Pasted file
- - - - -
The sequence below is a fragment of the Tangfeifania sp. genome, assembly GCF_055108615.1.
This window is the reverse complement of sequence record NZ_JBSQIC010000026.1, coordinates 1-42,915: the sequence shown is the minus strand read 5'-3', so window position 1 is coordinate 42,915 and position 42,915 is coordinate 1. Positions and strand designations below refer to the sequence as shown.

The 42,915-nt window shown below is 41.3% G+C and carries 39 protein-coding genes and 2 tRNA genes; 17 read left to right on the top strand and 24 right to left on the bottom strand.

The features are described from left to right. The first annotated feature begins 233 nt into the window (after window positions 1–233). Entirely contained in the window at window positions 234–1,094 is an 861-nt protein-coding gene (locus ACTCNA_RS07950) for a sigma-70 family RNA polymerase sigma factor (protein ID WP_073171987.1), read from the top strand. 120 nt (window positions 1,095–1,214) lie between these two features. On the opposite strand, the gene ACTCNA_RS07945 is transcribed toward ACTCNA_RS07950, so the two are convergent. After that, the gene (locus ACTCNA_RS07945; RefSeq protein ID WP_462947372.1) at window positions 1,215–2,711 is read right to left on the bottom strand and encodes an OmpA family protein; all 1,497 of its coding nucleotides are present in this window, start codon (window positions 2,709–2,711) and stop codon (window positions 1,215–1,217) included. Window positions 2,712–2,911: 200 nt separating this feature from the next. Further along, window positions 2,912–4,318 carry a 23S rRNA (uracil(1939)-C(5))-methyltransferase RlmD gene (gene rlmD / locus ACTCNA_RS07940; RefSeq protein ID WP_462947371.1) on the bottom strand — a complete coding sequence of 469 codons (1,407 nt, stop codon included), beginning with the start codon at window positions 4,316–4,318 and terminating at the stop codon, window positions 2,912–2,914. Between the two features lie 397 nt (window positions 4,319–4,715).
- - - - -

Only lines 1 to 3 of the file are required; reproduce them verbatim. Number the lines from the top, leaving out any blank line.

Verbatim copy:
The sequence below is a fragment of the Tangfeifania sp. genome, assembly GCF_055108615.1.
This window is the reverse complement of sequence record NZ_JBSQIC010000026.1, coordinates 1-42,915: the sequence shown is the minus strand read 5'-3', so window position 1 is coordinate 42,915 and position 42,915 is coordinate 1. Positions and strand designations below refer to the sequence as shown.

The 42,915-nt window shown below is 41.3% G+C and carries 39 protein-coding genes and 2 tRNA genes; 17 read left to right on the top strand and 24 right to left on the bottom strand.